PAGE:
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MPC New York was invited to contribute a generative artwork for the Media Center’s high profile launch. ‘The Color Project’ is part of an ongoing R&D concept created by MPC Digital in collaboration with artist Thompson Harrell and the launch piece remains on show at the center as one of five permanent installations.
The Made in NY Media Center by IFP brings together innovators across creative industries and is dedicated to defining and championing the future of digital storytelling. The space empowers artists by connecting them to resources and audiences with the aim of evolving their art.
‘The Color Project’ focuses on exploring narratives through color, line, and form found in geographic satellite imagery. This implementation of the project highlights the locations from many of the films that have been championed by IFP.
The formal motifs of each film location are explored in the form of a grid of 162 globes. In beautifully synchronicity, each view first plunges from space, coming to a stop on a single color in the landscape, creating a place-specific mosaic. Hopping from one location to the next, the piece reveals the character of Bogotá, Colombia (Maria Full of Grace), Cleveland, New York City, Florida (Stranger than Paradise), Vietnam and Virginia (The Most Dangerous Man in America: Daniel Ellsberg and the Pentagon Papers), among others, while also drawing attention to the contrast between the locations.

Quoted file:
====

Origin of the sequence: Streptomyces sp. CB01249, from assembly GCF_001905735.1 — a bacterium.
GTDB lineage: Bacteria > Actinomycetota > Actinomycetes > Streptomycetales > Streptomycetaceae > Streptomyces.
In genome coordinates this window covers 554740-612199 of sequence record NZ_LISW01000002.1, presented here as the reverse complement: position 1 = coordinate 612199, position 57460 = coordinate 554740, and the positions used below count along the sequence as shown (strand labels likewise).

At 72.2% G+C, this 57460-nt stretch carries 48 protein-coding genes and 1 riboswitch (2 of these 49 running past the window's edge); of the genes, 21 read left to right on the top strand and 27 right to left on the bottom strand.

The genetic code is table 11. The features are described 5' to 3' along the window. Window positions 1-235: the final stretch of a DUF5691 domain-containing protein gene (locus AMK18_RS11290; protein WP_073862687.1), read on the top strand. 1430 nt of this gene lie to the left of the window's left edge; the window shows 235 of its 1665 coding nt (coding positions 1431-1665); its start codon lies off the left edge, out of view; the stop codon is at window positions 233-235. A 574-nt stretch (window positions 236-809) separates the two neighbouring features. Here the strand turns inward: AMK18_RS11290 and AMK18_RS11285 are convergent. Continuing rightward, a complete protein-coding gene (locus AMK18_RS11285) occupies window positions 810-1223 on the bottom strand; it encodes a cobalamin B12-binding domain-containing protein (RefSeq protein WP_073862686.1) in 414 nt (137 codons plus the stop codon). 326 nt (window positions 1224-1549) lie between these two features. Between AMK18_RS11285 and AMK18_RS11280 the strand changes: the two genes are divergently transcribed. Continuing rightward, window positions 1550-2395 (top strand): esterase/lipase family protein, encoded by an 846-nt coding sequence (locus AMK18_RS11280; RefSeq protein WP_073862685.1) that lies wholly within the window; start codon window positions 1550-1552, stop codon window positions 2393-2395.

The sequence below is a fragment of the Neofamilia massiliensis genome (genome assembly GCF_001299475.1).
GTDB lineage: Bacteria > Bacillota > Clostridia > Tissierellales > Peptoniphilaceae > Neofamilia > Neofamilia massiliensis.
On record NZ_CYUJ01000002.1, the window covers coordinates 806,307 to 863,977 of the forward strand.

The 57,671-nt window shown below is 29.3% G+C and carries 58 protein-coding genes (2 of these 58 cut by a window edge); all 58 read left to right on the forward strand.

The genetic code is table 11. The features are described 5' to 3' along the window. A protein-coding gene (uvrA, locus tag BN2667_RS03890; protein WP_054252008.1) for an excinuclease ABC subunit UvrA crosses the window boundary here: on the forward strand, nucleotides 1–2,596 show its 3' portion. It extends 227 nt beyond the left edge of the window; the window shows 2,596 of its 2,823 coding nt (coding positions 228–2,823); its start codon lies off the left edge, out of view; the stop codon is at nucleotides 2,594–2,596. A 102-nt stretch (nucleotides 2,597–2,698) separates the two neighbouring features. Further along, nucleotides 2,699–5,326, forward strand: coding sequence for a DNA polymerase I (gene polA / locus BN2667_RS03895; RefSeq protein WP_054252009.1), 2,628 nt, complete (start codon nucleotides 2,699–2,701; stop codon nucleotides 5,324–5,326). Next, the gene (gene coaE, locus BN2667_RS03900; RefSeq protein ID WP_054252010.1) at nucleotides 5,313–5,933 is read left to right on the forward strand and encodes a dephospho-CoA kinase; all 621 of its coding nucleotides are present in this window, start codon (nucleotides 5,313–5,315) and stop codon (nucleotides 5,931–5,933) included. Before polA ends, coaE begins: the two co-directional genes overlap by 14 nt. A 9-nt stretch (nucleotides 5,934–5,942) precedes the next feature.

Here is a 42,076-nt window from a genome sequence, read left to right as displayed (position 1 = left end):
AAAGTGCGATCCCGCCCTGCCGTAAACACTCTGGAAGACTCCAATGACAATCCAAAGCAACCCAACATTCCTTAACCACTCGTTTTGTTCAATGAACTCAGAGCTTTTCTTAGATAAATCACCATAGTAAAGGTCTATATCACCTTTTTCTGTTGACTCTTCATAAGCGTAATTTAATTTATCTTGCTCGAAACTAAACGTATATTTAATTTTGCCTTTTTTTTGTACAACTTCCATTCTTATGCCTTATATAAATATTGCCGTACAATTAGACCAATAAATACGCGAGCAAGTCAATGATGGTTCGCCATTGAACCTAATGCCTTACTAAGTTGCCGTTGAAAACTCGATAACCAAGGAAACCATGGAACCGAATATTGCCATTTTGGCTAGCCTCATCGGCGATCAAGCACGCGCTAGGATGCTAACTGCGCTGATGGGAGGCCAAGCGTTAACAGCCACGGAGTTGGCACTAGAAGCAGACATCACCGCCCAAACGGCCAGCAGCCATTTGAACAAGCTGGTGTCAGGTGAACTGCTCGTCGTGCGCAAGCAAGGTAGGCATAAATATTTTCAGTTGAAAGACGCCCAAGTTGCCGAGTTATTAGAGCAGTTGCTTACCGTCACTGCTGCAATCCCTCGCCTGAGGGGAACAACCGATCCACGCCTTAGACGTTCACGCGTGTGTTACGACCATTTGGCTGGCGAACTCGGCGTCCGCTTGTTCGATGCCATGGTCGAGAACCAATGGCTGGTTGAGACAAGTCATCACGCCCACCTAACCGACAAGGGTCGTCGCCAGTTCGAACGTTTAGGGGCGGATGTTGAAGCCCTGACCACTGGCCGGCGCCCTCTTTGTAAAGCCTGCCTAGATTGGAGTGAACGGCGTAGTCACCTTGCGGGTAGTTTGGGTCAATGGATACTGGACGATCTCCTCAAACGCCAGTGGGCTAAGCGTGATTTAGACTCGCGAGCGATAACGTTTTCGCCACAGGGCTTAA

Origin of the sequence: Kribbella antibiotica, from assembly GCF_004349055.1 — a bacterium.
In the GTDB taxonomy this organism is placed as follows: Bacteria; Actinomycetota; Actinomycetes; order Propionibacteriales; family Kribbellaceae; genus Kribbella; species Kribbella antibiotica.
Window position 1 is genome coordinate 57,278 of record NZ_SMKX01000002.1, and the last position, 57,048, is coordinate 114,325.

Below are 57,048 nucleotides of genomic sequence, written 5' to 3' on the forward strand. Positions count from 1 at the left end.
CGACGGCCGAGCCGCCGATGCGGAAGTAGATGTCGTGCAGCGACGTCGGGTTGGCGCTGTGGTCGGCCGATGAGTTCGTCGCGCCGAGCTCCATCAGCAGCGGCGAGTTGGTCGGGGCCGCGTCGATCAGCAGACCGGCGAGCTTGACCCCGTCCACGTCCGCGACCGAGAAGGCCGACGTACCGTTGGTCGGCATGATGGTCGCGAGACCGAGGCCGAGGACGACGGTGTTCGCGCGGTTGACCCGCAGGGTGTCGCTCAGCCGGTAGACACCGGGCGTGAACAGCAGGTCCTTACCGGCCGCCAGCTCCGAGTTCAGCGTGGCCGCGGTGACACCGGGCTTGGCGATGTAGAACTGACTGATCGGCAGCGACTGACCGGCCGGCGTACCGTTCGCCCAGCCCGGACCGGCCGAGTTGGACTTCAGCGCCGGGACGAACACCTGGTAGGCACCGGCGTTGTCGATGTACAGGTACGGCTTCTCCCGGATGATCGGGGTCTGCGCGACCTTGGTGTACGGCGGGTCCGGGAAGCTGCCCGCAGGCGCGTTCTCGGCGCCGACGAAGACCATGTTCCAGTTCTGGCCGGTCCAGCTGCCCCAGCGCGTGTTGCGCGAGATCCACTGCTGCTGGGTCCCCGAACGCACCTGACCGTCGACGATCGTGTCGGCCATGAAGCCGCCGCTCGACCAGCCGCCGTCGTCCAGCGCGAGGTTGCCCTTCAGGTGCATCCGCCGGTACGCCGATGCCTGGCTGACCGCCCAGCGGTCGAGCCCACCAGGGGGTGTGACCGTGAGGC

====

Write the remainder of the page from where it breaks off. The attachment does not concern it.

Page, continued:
The piece utilizes Google Earth, and custom software programmatically records the geographical features of each location, which are presented on an impressive wall of 27 HD screens.
The main technical hurdle was scale: the sheer amount of content needed to create the installation was prohibitive without a scalable custom software solution. We first needed to analyze well over 1,000 square miles of satellite imagery from 12 different locations, and identify hundreds of "meaningful" colors at pixel-level in each location.
We created a suite of sampling applications using node.js and MongoDB for storing, organizing, and analyzing over 60,000 colors that were collected. We created both an automated bot that combed each location for hours, as well as a web application that allowed us to hand curate location-specific architectural details and colors.
Using openFrameworks and Awesomium (an off-screen browser renderer), we built an automated sampling and recording interface to the Google Earth API and created a library of over 1,620 sequences, each spanning 1 minute and 30 seconds.
Finally, we utilized Python and Nuke to composite the final five sequences, each containing 324 individual videos to make up the mosaic.